|System: PS Vita|
|Dev: Bigbig Studios|
|Release: February 22, 2012|
|Screen Resolution: N/A|
by Shelby Reiches
Where does one begin with Little Deviants? The bulk of the game is, at this stage, still an enigma, with only a few gameplay trailers and interviews to explain the theory behind it and Bigbig Studios' execution thereof. To start at the most basic level, however, Little Deviants is a minigame collection, drawing comparisons to Ubisoft's Raving Rabbids series.
Much like the Rabbids, Deviants are often the foci and the objectives in the title's varied challenges. They come in multiple varieties with distinct aesthetics, but all of them appear to share the oversized, human-like eyes and gaping maws that straddle the line between adorable and unsettling. The games these Deviants play are designed to take full advantage of the PlayStation Vita's suite of unique features, generally eschewing the buttons for gameplay that focuses on the touchscreen and back touchpad, the microphone, the motion sensor, or the camera. In this way, again, the game draws comparisons to Raving Rabbids, which demonstrated the Wii Remote's functionality during the dawn of the motion controller. Its status as a technological experiment, however, also puts it in the company of another title: Kirby's Canvas Curse, for the Nintendo DS.
In fact, one of the four stages demoed at E3 appears to owe much to Kirby's early DS adventure. Originally known as "Hole Roll Control," players are presented with a field filled with orange, limbless Deviants and obstacles around which they must be navigated, all in the name of plunging them into a waiting vortex. One has only limited control of the Deviants themselves, relying on manipulating the environment around and beneath them to roll them to their destination. Like Super Monkey Ball, perhaps? Not quite. Rather than simply tilting the level so that gravity does its work, players must use the back touch panel to elevate the terrain beneath the Deviants, rolling them down temporary hills to give them momentum and get them to their goal. As with Canvas Curse, players are using the touch screen to create a path that rolls characters to their destinations, taking advantage of what little direct control they have over the creatures to momentarily boost them out of danger or pop them over obstacles.
Similarly, "Depth Charge" requires one to guide a Deviant through an obstacle course, though this one is generally more vertical. In it, the Deviant careens down a twisting, turning chasm on its way to defuse a ticking time bomb. Adamantly avoiding the thumb-sticks and buttons, "Depth Charge" instead uses the tilt sensor for control, allowing one to guide the tumbling Deviant left or right—even up—as the situation demands. Alas, one's relationship with the Deviants appears to be ambivalent at best, as this is the last of the demoed games in which players fully cooperate with the creatures.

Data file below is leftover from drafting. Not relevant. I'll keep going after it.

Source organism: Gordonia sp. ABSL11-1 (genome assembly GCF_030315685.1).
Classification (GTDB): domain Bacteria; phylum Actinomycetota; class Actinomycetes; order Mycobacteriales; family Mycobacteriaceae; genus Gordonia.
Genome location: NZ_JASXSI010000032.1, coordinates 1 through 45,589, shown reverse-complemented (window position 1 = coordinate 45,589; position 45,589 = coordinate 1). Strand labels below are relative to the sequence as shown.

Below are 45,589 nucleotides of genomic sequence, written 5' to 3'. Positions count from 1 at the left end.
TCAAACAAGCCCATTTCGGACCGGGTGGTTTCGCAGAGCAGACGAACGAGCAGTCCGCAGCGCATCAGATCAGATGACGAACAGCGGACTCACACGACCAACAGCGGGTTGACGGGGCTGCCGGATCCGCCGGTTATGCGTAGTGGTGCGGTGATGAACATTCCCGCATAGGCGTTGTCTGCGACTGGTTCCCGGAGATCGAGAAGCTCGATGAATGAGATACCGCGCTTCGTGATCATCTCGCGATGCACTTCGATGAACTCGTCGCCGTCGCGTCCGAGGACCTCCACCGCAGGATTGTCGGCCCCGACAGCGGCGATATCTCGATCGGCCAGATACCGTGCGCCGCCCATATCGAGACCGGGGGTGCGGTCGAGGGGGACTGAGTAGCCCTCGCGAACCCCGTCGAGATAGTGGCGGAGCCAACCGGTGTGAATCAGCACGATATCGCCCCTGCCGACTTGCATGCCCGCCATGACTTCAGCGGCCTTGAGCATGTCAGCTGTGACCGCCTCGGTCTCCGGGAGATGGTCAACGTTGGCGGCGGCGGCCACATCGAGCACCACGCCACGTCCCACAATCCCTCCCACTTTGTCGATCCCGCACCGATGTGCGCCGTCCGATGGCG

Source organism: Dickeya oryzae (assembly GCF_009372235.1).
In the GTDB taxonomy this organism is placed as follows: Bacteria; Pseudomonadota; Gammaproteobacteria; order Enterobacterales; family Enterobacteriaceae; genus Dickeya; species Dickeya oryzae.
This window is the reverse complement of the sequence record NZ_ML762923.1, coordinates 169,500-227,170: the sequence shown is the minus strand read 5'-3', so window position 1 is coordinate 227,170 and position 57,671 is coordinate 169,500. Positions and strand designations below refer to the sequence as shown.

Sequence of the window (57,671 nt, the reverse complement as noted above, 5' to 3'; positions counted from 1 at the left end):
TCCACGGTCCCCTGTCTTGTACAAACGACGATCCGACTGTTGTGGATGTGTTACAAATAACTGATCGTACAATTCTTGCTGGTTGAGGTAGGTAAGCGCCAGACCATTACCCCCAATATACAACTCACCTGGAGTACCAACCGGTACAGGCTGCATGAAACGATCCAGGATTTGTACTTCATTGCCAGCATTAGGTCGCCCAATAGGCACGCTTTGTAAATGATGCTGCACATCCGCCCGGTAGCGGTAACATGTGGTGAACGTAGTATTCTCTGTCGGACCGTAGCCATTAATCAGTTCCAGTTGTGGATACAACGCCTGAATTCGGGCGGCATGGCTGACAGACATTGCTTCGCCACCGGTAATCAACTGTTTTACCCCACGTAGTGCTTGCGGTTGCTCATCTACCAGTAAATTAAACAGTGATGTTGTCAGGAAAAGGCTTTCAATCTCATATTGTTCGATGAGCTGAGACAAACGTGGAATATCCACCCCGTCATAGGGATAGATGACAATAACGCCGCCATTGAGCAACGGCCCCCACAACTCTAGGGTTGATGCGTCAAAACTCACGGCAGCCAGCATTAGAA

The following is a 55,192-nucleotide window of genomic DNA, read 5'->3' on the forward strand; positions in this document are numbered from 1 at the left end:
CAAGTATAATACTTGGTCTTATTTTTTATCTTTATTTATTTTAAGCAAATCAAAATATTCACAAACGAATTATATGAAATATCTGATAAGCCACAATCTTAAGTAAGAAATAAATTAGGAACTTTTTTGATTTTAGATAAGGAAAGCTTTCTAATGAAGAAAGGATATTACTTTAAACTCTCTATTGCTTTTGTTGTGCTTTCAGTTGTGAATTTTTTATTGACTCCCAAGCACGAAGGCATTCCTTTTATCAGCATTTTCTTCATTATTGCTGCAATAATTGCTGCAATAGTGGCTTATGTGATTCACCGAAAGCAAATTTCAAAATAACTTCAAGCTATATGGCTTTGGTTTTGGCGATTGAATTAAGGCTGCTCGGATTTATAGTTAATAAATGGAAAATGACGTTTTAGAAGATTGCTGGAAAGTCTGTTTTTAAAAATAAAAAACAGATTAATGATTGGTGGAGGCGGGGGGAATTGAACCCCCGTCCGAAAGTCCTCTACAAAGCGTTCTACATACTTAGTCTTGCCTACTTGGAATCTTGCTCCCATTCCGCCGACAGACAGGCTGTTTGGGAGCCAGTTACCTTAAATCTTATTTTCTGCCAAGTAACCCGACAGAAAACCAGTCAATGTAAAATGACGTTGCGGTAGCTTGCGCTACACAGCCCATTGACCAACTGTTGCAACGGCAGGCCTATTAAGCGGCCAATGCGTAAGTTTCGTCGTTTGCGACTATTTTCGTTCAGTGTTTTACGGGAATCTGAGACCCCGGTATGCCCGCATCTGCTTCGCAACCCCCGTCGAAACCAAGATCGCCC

In contrast, "House of Whacks" tasks one with knocking the creatures from their perches in a house's windows. Throwing a wrench into one's typical whac-a-mole experience, however, is the caveat that Deviants must be struck in the face to be knocked down and, seeing as the house has two sides, they won't always face out at the player. In such situations, one must rely on the back touch panel, tapping it on the corresponding location of the back-facing Deviant. It's a unique take on a very familiar game type, and one that seems to adequately demonstrate Bigbig's devotion to fully utilizing the capabilities of the PlayStation Vita.
As such, it's almost disappointing that the last game demoed at E3, "Botz Blast," is so comparatively mundane. By far the most traditionally "game-like" of the challenges, "Botz Blast" puts one at the trigger of a bright yellow gun, projecting the action against a feed from the Vita's camera as players use the shoulder buttons to shoot down robots that are chasing the Deviants and kidnapping children. Or are the Deviants using robot suits to kidnap children? The intent isn't wholly clear, as there is, apparently, some sort of internal disagreement within the Deviant ranks.
And that might be the strangest part of Little Deviants. It's a minigame collection with a story thread strung through it, linking the games to each other. There will be a "reason" that the Deviants must be rolled up into vortexes or guided down cavernous tunnels to defuse bombs. There's a "why" to the seemingly random assortment of tech-infused minigames. And, truly, the games are all about the Vita's tech, both with regard to gameplay and presentation, treating players to vibrant graphics with rich, primary colors.
Little Deviants is still something of an enigma. Videos have shown at least two other games, including a cross between wrestling and bowling and a Pac-Man-inspired maze game. Bigbig Studios promises thirty games in all that might, they intimate, include a Deviant singing game using the microphone. The question remains, however: Will the title's apparent whimsy and madcap action be appealing enough to sell what is, at its core, an expanded collection of tech demoes?
As the Vita's release date is still somewhat shrouded in mystery, so too is Little Deviants', though it seems likely that North American gamers will get access to the title in early 2012.
Date: January 16, 2012